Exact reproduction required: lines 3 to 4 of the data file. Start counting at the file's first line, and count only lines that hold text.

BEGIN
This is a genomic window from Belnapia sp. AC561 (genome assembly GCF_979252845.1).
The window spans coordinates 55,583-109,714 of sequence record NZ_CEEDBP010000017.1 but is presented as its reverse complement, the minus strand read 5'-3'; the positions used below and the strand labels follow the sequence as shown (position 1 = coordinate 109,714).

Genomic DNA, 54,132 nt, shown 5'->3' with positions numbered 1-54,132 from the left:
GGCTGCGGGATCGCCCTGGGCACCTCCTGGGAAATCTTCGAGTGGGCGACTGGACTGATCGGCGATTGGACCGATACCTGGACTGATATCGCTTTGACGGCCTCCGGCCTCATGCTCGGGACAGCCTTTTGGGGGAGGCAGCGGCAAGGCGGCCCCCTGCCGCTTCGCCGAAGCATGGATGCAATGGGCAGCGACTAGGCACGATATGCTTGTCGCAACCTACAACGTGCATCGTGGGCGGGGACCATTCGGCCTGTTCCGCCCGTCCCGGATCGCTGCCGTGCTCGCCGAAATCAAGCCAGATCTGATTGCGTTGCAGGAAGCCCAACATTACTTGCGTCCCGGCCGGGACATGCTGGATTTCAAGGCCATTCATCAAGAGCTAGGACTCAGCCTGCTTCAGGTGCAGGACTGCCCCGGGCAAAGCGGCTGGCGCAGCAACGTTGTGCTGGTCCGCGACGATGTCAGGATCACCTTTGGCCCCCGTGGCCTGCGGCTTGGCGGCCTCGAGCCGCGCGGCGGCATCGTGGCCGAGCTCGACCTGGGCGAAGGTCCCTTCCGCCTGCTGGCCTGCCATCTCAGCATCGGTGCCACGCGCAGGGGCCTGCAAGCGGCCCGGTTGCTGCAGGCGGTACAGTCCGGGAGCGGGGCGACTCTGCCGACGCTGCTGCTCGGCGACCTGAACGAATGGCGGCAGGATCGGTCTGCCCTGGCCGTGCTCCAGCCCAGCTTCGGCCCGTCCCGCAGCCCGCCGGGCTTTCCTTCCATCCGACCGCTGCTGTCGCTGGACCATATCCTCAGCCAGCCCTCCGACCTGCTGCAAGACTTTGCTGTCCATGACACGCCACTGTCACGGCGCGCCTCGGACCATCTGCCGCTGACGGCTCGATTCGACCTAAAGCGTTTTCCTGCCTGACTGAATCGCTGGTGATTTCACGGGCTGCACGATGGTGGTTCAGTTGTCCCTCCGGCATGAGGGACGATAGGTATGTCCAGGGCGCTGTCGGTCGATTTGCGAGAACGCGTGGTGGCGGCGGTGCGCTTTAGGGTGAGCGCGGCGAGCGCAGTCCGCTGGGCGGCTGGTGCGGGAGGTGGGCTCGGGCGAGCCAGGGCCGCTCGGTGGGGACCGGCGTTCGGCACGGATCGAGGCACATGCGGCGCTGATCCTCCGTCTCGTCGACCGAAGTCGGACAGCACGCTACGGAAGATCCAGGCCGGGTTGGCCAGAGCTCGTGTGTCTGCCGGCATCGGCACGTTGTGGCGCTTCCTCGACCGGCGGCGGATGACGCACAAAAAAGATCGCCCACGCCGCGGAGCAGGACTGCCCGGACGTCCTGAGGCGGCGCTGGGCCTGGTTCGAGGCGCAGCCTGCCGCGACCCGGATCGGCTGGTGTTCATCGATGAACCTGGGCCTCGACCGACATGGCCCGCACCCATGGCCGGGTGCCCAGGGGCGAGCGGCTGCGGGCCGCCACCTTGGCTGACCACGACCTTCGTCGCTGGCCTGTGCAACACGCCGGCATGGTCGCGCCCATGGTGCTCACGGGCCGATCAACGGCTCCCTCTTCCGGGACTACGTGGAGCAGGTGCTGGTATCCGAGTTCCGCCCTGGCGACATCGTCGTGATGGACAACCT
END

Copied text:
Genomic DNA, 54,132 nt, shown 5'->3' with positions numbered 1-54,132 from the left:
GGCTGCGGGATCGCCCTGGGCACCTCCTGGGAAATCTTCGAGTGGGCGACTGGACTGATCGGCGATTGGACCGATACCTGGACTGATATCGCTTTGACGGCCTCCGGCCTCATGCTCGGGACAGCCTTTTGGGGGAGGCAGCGGCAAGGCGGCCCCCTGCCGCTTCGCCGAAGCATGGATGCAATGGGCAGCGACTAGGCACGATATGCTTGTCGCAACCTACAACGTGCATCGTGGGCGGGGACCATTCGGCCTGTTCCGCCCGTCCCGGATCGCTGCCGTGCTCGCCGAAATCAAGCCAGATCTGATTGCGTTGCAGGAAGCCCAACATTACTTGCGTCCCGGCCGGGACATGCTGGATTTCAAGGCCATTCATCAAGAGCTAGGACTCAGCCTGCTTCAGGTGCAGGACTGCCCCGGGCAAAGCGGCTGGCGCAGCAACGTTGTGCTGGTCCGCGACGATGTCAGGATCACCTTTGGCCCCCGTGGCCTGCGGCTTGGCGGCCTCGAGCCGCGCGGCGGCATCGTGGCCGAGCTCGACCTGGGCGAAGGTCCCTTCCGCCTGCTGGCCTGCCATCTCAGCATCGGTGCCACGCGCAGGGGCCTGCAAGCGGCCCGGTTGCTGCAGGCGGTACAGTCCGGGAGCGGGGCGACTCTGCCGACGCTGCTGCTCGGCGACCTGAACGAATGGCGGCAGGATCGGTCTGCCCTGGCCGTGCTCCAGCCCAGCTTCGGCCCGTCCCGCAGCCCGCCGGGCTTTCCTTCCATCCGACCGCTGCTGTCGCTGGACCATATCCTCAGCCAGCCCTCCGACCTGCTGCAAGACTTTGCTGTCCATGACACGCCACTGTCACGGCGCGCCTCGGACCATCTGCCGCTGACGGCTCGATTCGACCTAAAGCGTTTTCCTGCCTGACTGAATCGCTGGTGATTTCACGGGCTGCACGATGGTGGTTCAGTTGTCCCTCCGGCATGAGGGACGATAGGTATGTCCAGGGCGCTGTCGGTCGATTTGCGAGAACGCGTGGTGGCGGCGGTGCGCTTTAGGGTGAGCGCGGCGAGCGCAGTCCGCTGGGCGGCTGGTGCGGGAGGTGGGCTCGGGCGAGCCAGGGCCGCTCGGTGGGGACCGGCGTTCGGCACGGATCGAGGCACATGCGGCGCTGATCCTCCGTCTCGTCGACCGAAGTCGGACAGCACGCTACGGAAGATCCAGGCCGGGTTGGCCAGAGCTCGTGTGTCTGCCGGCATCGGCACGTTGTGGCGCTTCCTCGACCGGCGGCGGATGACGCACAAAAAAGATCGCCCACGCCGCGGAGCAGGACTGCCCGGACGTCCTGAGGCGGCGCTGGGCCTGGTTCGAGGCGCAGCCTGCCGCGACCCGGATCGGCTGGTGTTCATCGATGAACCTGGGCCTCGACCGACATGGCCCGCACCCATGGCCGGGTGCCCAGGGGCGAGCGGCTGCGGGCCGCCACCTTGGCTGACCACGACCTTCGTCGCTGGCCTGTGCAACACGCCGGCATGGTCGCGCCCATGGTGCTCACGGGCCGATCAACGGCTCCCTCTTCCGGGACTACGTGGAGCAGGTGCTGGTATCCGAGTTCCGCCCTGGCGACATCGTCGTGATGGACAACCT